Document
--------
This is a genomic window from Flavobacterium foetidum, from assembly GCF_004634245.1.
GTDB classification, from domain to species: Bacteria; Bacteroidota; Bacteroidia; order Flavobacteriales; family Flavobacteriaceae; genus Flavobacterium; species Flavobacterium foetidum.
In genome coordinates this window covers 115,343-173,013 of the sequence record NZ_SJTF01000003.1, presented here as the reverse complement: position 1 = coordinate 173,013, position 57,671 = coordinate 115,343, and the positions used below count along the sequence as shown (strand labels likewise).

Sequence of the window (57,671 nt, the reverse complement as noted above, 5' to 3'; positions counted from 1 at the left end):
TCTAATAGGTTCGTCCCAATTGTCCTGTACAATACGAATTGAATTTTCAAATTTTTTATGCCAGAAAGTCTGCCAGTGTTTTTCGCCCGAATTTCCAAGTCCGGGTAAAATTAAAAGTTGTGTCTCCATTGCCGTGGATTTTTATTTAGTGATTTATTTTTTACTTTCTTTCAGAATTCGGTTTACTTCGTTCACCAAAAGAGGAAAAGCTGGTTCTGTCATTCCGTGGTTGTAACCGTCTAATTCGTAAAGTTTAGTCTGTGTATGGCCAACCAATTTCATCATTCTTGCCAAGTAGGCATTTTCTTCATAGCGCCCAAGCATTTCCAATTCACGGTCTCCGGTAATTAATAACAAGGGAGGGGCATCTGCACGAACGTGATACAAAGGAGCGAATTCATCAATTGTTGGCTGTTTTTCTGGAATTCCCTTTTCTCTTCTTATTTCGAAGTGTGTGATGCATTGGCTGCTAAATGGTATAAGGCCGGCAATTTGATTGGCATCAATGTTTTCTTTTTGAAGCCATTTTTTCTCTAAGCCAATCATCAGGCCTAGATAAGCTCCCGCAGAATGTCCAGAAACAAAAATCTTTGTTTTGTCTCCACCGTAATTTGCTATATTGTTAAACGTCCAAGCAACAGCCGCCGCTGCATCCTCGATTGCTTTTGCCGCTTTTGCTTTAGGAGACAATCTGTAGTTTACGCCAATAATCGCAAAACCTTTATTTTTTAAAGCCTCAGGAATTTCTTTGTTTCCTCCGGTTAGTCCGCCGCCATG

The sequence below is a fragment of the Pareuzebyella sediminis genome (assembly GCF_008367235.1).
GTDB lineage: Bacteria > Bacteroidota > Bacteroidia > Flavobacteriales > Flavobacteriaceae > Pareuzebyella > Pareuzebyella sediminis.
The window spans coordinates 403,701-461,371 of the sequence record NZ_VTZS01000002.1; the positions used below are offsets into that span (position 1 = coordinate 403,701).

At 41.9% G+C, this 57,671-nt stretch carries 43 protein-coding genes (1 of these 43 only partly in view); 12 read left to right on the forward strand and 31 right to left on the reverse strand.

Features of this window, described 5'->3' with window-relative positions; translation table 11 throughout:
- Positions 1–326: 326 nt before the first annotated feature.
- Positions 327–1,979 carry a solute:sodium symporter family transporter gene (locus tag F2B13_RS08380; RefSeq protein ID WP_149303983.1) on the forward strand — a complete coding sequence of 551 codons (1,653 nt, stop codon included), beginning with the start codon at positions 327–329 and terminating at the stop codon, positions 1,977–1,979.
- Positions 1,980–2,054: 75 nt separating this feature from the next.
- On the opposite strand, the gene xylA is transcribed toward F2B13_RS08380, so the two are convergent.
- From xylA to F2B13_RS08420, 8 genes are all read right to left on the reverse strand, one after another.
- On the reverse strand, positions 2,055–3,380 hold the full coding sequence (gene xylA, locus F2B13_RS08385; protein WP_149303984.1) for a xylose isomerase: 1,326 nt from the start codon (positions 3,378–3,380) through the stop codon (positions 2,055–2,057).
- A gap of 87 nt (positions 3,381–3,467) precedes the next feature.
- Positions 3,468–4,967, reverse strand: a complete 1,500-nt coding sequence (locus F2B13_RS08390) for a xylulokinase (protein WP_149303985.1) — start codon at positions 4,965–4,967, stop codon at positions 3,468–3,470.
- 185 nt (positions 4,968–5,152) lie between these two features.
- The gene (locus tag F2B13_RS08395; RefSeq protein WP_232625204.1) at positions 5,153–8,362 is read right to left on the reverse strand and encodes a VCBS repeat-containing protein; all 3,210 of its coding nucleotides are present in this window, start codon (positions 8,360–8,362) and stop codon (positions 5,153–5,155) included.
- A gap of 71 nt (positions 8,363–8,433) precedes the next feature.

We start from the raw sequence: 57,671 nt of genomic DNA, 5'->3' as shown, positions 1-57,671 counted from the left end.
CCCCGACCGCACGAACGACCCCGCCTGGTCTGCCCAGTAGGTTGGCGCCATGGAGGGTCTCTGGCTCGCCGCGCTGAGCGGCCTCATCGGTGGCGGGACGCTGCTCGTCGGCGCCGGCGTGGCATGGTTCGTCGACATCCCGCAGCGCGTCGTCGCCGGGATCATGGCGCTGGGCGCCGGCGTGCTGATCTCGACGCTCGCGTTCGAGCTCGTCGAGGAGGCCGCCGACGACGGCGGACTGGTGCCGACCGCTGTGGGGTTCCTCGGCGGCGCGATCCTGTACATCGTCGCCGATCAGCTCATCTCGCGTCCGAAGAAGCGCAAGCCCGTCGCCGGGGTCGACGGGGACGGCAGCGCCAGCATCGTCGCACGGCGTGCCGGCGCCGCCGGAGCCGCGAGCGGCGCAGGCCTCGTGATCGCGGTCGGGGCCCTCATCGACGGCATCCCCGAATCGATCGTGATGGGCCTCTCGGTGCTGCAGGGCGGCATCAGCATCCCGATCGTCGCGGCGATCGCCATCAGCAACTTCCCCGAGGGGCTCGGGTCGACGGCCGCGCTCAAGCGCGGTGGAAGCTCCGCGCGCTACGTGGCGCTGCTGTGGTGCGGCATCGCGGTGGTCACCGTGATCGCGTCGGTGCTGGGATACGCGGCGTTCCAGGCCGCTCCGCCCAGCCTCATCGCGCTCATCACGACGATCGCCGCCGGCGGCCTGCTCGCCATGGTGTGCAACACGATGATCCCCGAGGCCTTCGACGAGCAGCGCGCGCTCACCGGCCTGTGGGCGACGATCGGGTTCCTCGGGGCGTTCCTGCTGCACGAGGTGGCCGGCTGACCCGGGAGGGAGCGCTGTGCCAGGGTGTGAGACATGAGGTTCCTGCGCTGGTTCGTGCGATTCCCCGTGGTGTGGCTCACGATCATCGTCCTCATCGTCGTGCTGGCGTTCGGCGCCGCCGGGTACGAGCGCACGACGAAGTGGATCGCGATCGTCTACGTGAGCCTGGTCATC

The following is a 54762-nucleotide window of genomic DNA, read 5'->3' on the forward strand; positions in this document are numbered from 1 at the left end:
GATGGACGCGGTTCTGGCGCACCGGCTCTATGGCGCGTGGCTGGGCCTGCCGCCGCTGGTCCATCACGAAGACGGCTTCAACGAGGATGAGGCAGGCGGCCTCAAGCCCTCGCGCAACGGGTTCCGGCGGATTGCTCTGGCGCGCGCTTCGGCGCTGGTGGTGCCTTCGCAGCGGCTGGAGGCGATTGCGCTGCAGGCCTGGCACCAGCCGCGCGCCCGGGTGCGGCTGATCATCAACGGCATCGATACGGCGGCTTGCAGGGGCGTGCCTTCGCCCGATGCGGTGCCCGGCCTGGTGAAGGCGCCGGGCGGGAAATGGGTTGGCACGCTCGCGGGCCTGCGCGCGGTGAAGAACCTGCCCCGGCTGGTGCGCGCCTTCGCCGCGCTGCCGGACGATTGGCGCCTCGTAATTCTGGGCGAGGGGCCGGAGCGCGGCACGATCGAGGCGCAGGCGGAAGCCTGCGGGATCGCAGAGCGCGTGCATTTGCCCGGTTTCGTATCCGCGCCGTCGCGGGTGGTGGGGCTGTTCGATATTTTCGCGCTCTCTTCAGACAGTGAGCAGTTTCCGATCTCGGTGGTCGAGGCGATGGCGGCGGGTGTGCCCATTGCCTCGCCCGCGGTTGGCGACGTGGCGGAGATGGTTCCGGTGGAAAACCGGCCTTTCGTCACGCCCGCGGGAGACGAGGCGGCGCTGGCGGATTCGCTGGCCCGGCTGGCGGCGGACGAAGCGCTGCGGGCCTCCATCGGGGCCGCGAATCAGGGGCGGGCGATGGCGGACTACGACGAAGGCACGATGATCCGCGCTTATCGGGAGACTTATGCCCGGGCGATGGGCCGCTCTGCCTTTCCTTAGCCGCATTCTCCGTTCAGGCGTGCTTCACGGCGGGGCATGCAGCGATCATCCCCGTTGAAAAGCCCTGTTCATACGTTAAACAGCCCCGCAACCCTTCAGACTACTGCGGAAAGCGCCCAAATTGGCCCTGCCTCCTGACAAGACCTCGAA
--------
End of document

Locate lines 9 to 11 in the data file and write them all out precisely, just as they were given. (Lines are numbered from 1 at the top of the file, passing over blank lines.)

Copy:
At 41.9% G+C, this 57,671-nt stretch carries 43 protein-coding genes (1 of these 43 only partly in view); 12 read left to right on the forward strand and 31 right to left on the reverse strand.

Features of this window, described 5'->3' with window-relative positions; translation table 11 throughout:
- Positions 1–326: 326 nt before the first annotated feature.